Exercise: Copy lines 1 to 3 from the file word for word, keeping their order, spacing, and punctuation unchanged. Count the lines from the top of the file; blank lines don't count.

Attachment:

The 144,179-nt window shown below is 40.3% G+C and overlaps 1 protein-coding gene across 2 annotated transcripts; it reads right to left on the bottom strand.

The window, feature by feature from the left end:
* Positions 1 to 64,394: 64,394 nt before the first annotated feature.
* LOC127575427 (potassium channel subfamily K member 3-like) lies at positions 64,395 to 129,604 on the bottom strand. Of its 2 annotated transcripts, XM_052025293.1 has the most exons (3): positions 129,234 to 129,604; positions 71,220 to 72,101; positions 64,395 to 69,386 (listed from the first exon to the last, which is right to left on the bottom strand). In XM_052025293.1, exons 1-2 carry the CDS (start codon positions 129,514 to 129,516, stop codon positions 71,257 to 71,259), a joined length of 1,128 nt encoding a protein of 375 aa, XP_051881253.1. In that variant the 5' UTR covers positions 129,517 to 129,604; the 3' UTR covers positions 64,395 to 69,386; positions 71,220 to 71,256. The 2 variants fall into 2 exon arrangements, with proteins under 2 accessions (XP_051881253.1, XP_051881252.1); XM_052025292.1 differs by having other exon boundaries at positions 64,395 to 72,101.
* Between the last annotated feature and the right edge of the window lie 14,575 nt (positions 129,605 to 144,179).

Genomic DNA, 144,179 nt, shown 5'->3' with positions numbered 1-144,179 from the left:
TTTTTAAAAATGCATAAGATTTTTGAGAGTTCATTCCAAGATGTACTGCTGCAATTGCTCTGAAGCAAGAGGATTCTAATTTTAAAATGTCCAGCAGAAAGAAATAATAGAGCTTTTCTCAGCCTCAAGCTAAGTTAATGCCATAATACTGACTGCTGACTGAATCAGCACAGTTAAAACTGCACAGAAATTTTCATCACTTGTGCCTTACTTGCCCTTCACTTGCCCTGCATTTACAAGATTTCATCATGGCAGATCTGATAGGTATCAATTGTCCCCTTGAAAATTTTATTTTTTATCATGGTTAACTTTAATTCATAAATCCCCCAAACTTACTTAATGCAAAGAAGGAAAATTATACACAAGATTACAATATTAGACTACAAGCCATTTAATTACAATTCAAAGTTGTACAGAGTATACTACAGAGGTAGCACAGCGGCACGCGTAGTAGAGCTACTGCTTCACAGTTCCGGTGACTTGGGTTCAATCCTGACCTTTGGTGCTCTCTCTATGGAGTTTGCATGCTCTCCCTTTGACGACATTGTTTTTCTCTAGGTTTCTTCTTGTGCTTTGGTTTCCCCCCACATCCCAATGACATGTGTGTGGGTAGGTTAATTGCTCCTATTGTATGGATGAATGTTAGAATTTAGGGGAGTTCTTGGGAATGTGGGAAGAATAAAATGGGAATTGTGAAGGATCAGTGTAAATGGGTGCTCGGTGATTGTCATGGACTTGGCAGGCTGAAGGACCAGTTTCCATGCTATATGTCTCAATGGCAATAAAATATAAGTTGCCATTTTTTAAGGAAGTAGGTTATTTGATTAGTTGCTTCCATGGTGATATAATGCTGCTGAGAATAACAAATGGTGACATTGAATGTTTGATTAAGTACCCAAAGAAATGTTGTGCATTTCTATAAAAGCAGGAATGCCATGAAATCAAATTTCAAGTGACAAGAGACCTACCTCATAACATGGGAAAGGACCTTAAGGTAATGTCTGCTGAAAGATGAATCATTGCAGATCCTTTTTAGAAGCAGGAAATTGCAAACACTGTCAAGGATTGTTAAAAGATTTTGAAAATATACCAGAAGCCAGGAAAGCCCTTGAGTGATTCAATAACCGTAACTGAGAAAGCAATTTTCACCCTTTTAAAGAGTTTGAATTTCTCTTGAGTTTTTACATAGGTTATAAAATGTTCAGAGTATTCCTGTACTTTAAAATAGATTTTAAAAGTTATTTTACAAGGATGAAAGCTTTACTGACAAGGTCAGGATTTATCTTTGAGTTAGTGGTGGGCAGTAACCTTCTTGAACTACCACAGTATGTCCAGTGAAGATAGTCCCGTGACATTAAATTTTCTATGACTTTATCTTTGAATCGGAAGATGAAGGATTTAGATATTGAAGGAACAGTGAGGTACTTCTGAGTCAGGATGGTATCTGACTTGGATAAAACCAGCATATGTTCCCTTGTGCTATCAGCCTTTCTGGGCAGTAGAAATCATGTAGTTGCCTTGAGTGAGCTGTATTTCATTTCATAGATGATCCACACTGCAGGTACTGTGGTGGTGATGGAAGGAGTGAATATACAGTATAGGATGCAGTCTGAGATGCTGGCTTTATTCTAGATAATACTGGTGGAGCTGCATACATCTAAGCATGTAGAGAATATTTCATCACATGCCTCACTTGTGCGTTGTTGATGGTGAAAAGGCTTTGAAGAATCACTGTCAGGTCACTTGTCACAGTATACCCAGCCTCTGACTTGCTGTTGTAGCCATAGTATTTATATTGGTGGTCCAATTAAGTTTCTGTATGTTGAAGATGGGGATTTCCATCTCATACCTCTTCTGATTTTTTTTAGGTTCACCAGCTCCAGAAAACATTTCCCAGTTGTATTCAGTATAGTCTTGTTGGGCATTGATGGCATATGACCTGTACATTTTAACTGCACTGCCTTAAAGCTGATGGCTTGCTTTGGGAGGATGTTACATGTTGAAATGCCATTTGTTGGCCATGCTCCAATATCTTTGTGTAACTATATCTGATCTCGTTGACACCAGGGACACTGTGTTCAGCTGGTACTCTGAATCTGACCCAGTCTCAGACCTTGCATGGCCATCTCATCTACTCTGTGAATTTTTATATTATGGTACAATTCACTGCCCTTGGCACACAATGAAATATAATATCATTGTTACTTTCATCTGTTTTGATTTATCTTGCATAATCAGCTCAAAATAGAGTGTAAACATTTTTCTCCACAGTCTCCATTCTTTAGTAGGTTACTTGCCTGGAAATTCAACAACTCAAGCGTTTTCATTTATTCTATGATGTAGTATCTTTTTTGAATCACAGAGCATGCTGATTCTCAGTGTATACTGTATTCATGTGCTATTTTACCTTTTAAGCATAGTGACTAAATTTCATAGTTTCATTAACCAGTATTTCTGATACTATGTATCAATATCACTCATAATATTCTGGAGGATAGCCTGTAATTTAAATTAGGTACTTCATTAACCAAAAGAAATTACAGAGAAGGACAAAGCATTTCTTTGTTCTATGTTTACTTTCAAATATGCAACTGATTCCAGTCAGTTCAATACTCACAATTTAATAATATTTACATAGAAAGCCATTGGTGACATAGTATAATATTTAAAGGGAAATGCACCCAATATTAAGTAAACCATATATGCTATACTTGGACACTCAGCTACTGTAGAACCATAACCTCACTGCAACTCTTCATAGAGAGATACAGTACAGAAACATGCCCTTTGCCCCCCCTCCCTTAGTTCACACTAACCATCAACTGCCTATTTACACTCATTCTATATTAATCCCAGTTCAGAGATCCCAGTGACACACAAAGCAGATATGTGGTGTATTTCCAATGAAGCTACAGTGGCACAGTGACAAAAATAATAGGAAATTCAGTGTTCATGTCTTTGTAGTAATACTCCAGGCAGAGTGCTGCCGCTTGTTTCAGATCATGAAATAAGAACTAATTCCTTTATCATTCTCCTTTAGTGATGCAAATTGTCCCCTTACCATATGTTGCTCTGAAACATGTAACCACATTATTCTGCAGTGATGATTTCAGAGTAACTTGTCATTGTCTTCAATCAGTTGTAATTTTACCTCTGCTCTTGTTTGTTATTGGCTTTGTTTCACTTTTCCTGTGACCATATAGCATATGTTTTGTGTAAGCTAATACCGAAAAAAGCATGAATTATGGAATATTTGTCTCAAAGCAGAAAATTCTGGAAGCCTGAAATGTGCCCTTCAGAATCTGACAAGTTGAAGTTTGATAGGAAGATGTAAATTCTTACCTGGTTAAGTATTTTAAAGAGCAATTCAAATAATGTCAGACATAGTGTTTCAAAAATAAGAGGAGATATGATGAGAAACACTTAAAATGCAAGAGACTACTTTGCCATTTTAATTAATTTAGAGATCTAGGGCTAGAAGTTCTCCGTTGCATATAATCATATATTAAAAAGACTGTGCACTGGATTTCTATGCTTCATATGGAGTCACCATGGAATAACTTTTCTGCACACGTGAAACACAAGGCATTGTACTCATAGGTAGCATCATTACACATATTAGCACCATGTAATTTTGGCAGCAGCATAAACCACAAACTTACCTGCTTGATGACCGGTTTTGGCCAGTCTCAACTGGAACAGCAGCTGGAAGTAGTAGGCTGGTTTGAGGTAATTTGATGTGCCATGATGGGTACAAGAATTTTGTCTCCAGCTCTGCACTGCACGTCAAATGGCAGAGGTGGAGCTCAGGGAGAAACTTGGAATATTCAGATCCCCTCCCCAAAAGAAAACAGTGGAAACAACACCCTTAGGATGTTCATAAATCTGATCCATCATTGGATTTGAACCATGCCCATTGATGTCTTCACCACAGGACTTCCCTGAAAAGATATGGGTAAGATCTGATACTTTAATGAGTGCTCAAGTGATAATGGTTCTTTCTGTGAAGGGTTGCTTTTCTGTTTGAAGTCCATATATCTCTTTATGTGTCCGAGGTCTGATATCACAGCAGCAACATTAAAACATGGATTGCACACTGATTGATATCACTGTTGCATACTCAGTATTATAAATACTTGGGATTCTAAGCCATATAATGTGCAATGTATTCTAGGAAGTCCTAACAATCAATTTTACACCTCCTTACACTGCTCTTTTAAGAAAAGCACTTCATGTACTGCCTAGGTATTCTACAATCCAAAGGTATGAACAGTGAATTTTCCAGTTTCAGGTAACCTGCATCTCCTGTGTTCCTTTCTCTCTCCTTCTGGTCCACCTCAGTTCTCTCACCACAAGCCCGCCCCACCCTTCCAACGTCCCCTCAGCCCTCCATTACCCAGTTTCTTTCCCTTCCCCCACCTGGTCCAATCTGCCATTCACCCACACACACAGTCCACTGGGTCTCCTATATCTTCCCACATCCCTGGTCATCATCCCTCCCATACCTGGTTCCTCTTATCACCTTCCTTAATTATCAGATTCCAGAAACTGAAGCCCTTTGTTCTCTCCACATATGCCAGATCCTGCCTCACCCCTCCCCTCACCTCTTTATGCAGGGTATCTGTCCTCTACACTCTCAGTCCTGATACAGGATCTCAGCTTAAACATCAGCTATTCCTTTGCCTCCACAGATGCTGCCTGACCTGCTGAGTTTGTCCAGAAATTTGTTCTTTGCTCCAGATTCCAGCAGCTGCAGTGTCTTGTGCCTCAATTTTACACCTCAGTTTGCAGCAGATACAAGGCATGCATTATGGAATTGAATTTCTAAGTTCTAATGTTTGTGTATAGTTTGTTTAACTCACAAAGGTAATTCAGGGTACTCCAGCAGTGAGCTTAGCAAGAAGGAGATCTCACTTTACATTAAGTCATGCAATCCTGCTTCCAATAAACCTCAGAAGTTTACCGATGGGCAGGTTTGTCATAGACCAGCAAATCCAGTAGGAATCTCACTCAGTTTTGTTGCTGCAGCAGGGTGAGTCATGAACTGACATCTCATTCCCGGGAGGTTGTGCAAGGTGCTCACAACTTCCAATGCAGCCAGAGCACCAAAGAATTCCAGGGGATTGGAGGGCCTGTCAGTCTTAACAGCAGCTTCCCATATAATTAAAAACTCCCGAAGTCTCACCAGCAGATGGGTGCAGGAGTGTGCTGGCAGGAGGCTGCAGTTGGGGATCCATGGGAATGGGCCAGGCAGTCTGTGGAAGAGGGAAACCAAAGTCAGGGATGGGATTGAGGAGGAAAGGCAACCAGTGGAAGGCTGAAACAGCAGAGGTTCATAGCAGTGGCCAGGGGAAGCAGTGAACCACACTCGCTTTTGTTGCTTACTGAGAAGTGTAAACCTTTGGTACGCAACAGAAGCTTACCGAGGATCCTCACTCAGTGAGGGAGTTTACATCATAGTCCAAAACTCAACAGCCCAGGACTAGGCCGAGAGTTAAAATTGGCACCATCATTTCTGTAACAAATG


The 144,179-nt window shown below is 40.3% G+C and overlaps 1 protein-coding gene across 2 annotated transcripts; it reads right to left on the bottom strand.

The window, feature by feature from the left end:
* Positions 1 to 64,394: 64,394 nt before the first annotated feature.